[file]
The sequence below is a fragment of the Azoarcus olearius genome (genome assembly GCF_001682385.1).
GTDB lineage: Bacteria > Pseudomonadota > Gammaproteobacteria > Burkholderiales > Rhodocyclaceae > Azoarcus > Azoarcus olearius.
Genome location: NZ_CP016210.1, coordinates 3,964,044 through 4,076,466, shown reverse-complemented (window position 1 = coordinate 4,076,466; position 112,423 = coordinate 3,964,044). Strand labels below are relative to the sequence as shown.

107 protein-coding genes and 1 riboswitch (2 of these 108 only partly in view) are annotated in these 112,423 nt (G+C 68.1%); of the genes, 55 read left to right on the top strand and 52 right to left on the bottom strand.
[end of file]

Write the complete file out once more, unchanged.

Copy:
The sequence below is a fragment of the Azoarcus olearius genome (genome assembly GCF_001682385.1).
GTDB lineage: Bacteria > Pseudomonadota > Gammaproteobacteria > Burkholderiales > Rhodocyclaceae > Azoarcus > Azoarcus olearius.
Genome location: NZ_CP016210.1, coordinates 3,964,044 through 4,076,466, shown reverse-complemented (window position 1 = coordinate 4,076,466; position 112,423 = coordinate 3,964,044). Strand labels below are relative to the sequence as shown.

107 protein-coding genes and 1 riboswitch (2 of these 108 only partly in view) are annotated in these 112,423 nt (G+C 68.1%); of the genes, 55 read left to right on the top strand and 52 right to left on the bottom strand.